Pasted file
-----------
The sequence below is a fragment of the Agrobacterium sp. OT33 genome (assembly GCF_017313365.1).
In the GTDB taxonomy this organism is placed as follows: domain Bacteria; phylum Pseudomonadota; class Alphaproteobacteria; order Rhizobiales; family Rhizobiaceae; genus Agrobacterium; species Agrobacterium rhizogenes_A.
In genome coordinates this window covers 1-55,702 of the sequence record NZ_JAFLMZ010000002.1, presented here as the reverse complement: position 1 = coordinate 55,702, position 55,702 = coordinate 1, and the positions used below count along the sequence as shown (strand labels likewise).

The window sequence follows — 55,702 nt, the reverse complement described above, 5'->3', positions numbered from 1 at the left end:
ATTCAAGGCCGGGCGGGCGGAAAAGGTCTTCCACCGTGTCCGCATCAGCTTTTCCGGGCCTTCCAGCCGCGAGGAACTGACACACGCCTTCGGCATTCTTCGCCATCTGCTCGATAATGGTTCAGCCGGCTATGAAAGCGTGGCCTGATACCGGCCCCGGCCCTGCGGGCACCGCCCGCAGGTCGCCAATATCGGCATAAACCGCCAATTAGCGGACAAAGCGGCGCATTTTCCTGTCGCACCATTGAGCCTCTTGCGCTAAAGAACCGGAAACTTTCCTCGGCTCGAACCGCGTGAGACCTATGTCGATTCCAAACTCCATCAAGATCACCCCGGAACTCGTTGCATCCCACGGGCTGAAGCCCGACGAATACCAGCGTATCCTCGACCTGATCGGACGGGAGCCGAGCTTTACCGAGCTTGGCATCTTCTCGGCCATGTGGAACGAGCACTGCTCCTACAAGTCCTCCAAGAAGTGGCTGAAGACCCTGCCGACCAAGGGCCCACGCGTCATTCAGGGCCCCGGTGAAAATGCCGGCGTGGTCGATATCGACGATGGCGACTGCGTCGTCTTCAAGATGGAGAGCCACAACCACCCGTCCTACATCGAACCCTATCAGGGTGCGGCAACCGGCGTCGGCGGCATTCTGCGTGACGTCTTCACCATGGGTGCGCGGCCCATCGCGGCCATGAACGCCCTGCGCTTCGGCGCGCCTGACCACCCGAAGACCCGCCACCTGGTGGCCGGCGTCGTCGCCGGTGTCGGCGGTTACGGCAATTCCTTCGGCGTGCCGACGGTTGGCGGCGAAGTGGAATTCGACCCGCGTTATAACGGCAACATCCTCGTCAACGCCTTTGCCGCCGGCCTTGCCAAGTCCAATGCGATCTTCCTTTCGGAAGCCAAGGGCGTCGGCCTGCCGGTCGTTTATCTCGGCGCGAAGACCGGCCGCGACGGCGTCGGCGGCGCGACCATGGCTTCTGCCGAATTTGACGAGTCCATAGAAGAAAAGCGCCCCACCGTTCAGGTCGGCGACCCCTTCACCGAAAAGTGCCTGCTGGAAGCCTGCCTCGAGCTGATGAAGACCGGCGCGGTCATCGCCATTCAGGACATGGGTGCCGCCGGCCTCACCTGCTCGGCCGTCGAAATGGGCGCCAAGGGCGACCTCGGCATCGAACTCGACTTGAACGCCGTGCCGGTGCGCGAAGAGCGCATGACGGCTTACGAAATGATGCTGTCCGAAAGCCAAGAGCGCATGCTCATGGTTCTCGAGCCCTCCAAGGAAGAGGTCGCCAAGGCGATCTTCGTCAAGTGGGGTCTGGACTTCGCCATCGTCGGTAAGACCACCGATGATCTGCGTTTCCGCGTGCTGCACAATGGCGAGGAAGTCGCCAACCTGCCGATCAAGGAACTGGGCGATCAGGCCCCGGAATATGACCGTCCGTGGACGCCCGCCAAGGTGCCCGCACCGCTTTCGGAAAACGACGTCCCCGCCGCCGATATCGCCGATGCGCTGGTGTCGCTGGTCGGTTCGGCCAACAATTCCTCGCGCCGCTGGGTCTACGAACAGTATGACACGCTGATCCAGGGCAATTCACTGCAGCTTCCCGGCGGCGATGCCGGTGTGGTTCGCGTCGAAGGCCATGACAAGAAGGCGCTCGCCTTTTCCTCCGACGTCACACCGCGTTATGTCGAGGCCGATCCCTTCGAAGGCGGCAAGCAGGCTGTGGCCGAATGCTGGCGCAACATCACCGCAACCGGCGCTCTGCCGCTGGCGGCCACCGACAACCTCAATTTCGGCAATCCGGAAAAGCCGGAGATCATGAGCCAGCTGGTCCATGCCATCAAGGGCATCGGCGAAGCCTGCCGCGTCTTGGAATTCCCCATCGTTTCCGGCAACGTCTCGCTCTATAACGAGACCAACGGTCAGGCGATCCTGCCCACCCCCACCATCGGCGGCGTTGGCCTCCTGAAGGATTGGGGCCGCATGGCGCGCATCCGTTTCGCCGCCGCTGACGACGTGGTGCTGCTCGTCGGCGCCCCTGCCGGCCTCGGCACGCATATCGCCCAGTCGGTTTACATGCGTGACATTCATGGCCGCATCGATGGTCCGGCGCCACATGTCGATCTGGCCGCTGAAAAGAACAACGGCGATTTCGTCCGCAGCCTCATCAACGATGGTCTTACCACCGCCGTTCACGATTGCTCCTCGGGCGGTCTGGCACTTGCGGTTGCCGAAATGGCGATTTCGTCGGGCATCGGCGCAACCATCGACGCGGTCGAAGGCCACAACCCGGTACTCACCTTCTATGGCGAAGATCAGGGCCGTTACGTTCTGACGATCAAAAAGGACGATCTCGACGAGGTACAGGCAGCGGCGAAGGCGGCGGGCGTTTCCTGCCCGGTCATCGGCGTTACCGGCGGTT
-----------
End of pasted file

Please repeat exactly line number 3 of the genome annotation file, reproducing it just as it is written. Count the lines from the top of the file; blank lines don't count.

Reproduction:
In genome coordinates this window covers 1-55,702 of the sequence record NZ_JAFLMZ010000002.1, presented here as the reverse complement: position 1 = coordinate 55,702, position 55,702 = coordinate 1, and the positions used below count along the sequence as shown (strand labels likewise).